Thanks for all you do, WikiTreers. You’re the best.

Sincerely, The WikiTree Team and Leaders

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Greetings fellow WikiTreers! Welcome to the September 2017 edition of News from the Tree, our monthly report on new features and changes around the site, notes on community leaders, tips, etc.

What’s New?

Have you Registered for the 2017 Source-a-Thon?

Registration is open for the Source-a-Thon!

It will be going for 72 hours straight, September 30 – October 2, to kick off Family History Month. We’re including Monday so that those who are busy on the weekend can still participate.

Last year we had 616 participants and sourced over 22,000 profiles! Can you help us beat that this year?

If you can participate by sourcing Unsourced Profiles during any of those hours, tell us in an answer in this G2G post and we’ll get you registered. (Participation instructions will come when the Source-a-Thon begins. It’s something any Wiki Genealogist can do.)

After you post, a WikiTree Leader will give you the Source-a-Thon badge and a “race number”. A number is required in order to be eligible for the $4,600+ in door prizes being donated from around the genealogy community.

Have you Checked your Weekly Connections in the Connection Finder?

Every week you can find two new connections in our Connection Finder.

Each Tuesday, we showcase a WikiTreer in a Meet our Members feature on our blog and they also get spotlighted in the Connection Finder for that week.

This week it’s Philip Smith.

Sam Houston

Philip became a WikiTreer in April of 2013.  At one time he was one of our wonderful Leaders but stepped away from his leadership role to have more time to work on his own profiles. He is active with the Arborists, and in the Categorization and Louisiana projects.  Philip has almost 200,000 contributions! Check your connection.

We also highlight what we call an Example Profile of the Week. These profiles are top-notch and meet the styles and standards criteria that the community has agreed upon. The notable whose profile is used as an example is also featured in the Connection Finder for that week.

Spotlighted this week is the namesake of Houston, Texas, Sam Houston(1793-1863) from the Texas Project.  See how you are connected.

And of course you can always see your connection to our standard connection anchors, Queen Elizabeth II and Kevin Bacon.

Follow the tag connection_finder for weekly updates on connections.

GEDCOM Upload Process Transition

As some of you know, we have been working on a completely new system for handling GEDCOMs. We’re excited to announce that it’s finally ready to release.

Under the new system you won’t create a bunch of new profiles all at once through a traditional GEDCOM import. Instead you’ll be able to create and edit individual profiles in a dynamic process using your GEDCOM data.

Those of you who are familiar with WikiTree X will recognize the basic framework. WikiTree X, created by Justin York, enables you to create new profiles and edit existing ones using data from other genealogy websites such as FamilySearch, Ancestry, Find-A-Grave, etc. Once you’re comfortable with it, WikiTree X is a really powerful tool. It’s much easier than manually entering or copy-and-pasting information from those other sites.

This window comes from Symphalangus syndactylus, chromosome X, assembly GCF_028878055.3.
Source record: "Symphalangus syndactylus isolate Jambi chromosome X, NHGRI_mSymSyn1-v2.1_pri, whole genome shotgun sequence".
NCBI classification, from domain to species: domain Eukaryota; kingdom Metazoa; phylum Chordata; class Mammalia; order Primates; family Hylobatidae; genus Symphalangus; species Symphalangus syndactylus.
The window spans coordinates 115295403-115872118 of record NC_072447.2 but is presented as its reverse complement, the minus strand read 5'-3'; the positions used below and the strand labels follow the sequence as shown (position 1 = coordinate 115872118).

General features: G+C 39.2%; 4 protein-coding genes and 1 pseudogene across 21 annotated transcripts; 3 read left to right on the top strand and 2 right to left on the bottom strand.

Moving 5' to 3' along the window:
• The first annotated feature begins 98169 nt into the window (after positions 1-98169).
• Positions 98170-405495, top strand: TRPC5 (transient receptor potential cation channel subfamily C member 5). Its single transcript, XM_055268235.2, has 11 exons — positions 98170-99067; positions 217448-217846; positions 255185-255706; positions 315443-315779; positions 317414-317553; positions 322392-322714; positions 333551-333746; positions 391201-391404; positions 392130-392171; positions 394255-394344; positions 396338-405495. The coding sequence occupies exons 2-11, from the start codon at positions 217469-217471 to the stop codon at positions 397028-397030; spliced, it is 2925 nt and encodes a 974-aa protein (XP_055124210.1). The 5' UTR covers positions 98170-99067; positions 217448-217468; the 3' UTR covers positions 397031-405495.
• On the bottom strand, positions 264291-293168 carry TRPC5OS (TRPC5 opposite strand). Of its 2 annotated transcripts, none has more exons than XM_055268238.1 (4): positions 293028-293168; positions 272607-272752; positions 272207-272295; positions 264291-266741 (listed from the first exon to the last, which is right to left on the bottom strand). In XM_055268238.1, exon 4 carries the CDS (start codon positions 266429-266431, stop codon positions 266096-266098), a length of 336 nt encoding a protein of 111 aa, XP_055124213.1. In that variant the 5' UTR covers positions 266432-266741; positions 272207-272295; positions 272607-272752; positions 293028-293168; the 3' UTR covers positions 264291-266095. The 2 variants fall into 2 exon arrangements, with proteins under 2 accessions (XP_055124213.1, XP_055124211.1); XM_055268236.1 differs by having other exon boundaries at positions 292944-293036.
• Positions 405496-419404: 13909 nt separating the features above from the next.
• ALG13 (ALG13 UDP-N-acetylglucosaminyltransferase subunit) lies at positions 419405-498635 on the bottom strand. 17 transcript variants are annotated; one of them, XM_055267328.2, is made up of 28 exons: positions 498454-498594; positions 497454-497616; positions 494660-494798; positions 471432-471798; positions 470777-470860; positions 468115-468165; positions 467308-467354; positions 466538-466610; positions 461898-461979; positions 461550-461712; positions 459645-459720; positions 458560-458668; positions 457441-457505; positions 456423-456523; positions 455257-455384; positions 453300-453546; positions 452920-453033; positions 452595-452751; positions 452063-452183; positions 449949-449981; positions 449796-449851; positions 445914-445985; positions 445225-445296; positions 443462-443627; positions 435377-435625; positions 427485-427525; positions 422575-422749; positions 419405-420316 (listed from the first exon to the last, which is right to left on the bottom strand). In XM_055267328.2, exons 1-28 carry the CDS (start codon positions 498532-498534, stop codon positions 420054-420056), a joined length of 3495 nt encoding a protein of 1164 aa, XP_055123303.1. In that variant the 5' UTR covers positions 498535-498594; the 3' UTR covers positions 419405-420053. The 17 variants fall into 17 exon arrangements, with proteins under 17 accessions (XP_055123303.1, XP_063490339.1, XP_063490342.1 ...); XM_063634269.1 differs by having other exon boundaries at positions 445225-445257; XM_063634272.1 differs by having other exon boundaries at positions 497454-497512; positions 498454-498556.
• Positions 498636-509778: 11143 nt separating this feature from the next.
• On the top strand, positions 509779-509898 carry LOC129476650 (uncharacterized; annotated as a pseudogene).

Aleš Trtnik had the idea to do this with GEDCOMs, i.e. treat a GEDCOM like data on an external site. That’s what the new system does. Your GEDCOM file will be like a resource for you to use as you contribute to WikiTree, if and where the file has valuable information and sources that aren’t already on WikiTree.

Today, Wednesday, September 6, we’ll stop processing files under the old system and tomorrow we start up the new system.

WikiTree Error Reports are Now “Suggestions”

The “Error Report” links in the pull-down menus now say “Suggestions” instead.

The reports aren’t different than they were yesterday. But thanks to Aleš‘s brilliance, hard work, and the way he collaborates with the community to improve his WikiTree+ reports, they’re very different than they were last year. They have evolved quite a bit.

Originally, they mostly reported straightforward errors. Death date before birth date, a parent’s death date before a child’s birth date, etc. Now there is so much more, e.g. the comparisons with Find-A-Grave and WikiData profiles. A lot of what’s in these reports now aren’t errors. They’re suggestions for things a Wiki Genealogist should look at.

Have you Seen the New Gallery of Members?

Family History Photo of the Week Nominee

Have you seen the new Member Gallery?

It’s a compilation of our Members of the Week, i.e. the feature where Eowyn does a blog interview, then the member is an anchor person in the Connection Finder and gets highlighted on the home page alongside the Profile of the Week.

We like the idea of doing more to spotlight individual WikiTreers. Prospective members and Newts should know that we’re a community of people like them. Real genealogists who are friendly and collaborative.

If you think you might like to be interviewed and appear in the Connection Finder, you can e-mail her (eowyn@).

Question of the Week

Have you participated in the Question of the Week yet? Every Friday a genealogy-related question is posed to community members in our G2G Forum. You can join in the fun and share a little about yourself and learn about your fellow WikiTreers! Follow the tag “question_of_the_week” to get the new question each week.

We recently asked “Have any of your ancsestors been victims of natural or man-made distasters?”

Family History Photo of the Week Nominee